more) clarifiers, for coagulation and removal of suspended solids. The precipitate from the
clarifier is then conveyed to a rotary filter, where most of the liquid is removed. The resulting
filter cake is then disposed of, via landfilling, for example. The costs of waste treatment and
disposal should be estimated where appropriate and consistent with the Control Cost
Methodology. If installation of control equipment is expected to increase the waste generation
from the current level, the difference between the expected level and the current level is
attributable to the control equipment and should be accounted for in the cost estimate.
Estimation of costs is accounted for in the chapters for specific control measures where waste
treatment and disposal is a concern (e.g., gas absorbers, carbon adsorbers).

17
The electricity cost in this equation is the cost to the power plant to generate its electricity, or busbar cost.
Data on busbar costs is collected in Form 1 of the Federal Energy Regulatory Commission (FERC). Information
on Form 1 can be found at http://www.ferc.gov/docs-filing/forms/form-1/data.asp.
- 33 -
2.6.5.6 Replacement Materials

The cost of maintenance materials is a component of the operations and maintenance


function of the system and is not the same thing as the system’s replacement materials cost, which
is the cost of such items as carbon (for carbon absorbers), bags (for fabric filters) and catalyst (for
catalytic incinerators), along with the labor for their installation. Because replacement materials
last for more than a year but are consumed by the system, they cannot be included in the general
maintenance and operations costs, which are annual in nature. Instead, these the present value of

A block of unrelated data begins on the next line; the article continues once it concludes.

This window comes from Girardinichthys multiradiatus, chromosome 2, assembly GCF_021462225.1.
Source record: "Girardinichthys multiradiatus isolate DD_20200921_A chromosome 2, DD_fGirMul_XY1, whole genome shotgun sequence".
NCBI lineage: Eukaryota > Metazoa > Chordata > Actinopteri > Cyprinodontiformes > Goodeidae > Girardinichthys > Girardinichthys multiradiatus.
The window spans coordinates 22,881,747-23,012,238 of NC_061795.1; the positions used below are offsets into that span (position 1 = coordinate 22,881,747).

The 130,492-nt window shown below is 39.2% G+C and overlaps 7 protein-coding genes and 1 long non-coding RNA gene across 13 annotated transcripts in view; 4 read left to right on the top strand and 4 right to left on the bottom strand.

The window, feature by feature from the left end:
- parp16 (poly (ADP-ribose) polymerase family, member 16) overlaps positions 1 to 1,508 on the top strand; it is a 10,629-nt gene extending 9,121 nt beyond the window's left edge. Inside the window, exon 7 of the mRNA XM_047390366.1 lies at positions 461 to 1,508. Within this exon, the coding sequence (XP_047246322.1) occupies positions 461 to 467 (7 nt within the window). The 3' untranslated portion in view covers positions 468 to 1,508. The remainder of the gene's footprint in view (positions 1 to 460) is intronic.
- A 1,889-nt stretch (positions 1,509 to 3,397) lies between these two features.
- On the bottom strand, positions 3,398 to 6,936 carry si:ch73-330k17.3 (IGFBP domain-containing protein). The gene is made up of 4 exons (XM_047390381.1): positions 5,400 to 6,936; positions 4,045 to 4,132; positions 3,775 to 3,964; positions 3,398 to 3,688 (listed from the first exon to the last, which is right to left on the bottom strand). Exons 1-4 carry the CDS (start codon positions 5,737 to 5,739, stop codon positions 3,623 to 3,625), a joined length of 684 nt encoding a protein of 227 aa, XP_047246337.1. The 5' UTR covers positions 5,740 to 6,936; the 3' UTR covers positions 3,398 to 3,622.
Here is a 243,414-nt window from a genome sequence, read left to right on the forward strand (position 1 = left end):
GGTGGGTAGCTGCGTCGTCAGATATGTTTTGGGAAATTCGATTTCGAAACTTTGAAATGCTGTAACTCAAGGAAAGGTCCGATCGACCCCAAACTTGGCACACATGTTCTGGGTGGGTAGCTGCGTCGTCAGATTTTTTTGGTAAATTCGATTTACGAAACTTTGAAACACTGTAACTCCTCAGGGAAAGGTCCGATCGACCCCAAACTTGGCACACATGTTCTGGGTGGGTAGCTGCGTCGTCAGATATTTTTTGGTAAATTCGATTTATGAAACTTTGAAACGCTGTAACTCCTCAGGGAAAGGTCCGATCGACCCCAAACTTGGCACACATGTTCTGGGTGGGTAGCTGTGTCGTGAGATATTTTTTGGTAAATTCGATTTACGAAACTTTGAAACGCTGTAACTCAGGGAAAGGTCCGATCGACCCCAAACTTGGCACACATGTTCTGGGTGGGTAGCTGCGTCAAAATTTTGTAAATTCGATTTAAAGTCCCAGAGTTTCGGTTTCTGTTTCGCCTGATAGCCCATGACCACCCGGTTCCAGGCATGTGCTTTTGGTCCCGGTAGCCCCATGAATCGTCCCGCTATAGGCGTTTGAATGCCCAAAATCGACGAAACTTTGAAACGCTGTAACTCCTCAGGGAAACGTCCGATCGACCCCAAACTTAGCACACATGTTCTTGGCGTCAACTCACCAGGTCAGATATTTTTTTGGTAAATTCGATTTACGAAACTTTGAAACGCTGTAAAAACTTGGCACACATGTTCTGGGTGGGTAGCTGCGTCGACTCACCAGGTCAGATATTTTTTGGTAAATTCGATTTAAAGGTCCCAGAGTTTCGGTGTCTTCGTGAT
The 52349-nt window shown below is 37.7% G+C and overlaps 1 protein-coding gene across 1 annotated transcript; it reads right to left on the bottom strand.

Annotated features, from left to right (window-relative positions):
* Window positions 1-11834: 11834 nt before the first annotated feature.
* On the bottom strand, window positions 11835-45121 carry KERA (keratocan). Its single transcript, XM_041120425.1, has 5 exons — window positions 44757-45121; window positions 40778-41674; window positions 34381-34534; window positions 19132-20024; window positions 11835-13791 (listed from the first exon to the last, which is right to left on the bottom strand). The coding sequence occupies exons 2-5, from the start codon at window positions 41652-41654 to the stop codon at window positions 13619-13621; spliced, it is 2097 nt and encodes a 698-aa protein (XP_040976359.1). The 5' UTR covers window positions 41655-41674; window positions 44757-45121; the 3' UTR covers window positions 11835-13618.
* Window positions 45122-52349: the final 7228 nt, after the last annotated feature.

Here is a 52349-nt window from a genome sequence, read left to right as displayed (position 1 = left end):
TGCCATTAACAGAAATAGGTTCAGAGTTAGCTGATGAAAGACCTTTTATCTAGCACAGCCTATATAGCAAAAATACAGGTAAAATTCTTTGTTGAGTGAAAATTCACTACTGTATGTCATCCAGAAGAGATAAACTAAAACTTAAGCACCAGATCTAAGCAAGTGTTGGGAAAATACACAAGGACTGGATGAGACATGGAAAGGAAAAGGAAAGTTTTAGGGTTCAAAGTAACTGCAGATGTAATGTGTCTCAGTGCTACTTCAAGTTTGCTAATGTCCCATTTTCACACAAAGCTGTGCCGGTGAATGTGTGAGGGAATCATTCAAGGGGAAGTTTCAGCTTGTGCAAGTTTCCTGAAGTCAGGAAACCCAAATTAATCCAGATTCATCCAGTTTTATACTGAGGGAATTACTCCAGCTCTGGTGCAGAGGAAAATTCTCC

these costs in constant dollar must be calculated before being annualized by taking into account
the life of the material (see section 2.5.5.3, above). The annual cost of the replacement materials
is a function of the initial parts cost, the parts replacement labor cost, the life of the parts, and the
interest rate, as follows:

(
CRC p = C p + C pl ) CRF p (2.11)
Where
CRCp = capital recovery cost of replacement parts ($/yr)
Cp = initial cost of replacement parts, including sales taxes and freight
($)
Cpl = cost of parts-replacement labor ($)
CRFp = capital recovery factor for replacement parts (defined in Section
2.3).

The useful life of replacement materials is generally less than the useful life of the rest of
the control system - typically two to five years. Consequently, the analyst can choose to keep the
length of the analysis as same as the life of the control system, and input the cost of the replacement
materials accordingly before annualizing or annualize the replacement material cost stream
separately from the control system. Furthermore, the annualized cost of the pollution control
system should be performed net of the cost of the replacement materials needed at the beginning
of operations to prevent double counting. Replacement materials labor will vary, depending upon
the amount of the material, its workability, accessibility of the control device, and other factors.
The cost of replacement materials labor should be included in the cost of the materials before
annualization. Either way, this approach is appropriate when only the cost is under consideration
in the overall analysis.

2.6.5.7 Overhead

This cost is easy to calculate, but often difficult to comprehend. Much of the confusion
surrounding overhead is due to the many different ways it is computed and to the several costs it
includes, some of which may appear to be duplicative.

- 34 -
There are, generally, two categories of overhead: payroll and plant. Payroll overhead
includes expenses directly associated with operating, supervisory, and maintenance labor, such as:
workmen’s compensation, Social Security and pension fund contributions, vacations, group
insurance, and other fringe benefits. Some of these are fixed costs (i.e., they must be paid
regardless of how many hours per year an employee works). Payroll overhead is traditionally
computed as a percentage of the total annual labor cost (operating, supervisory, and maintenance).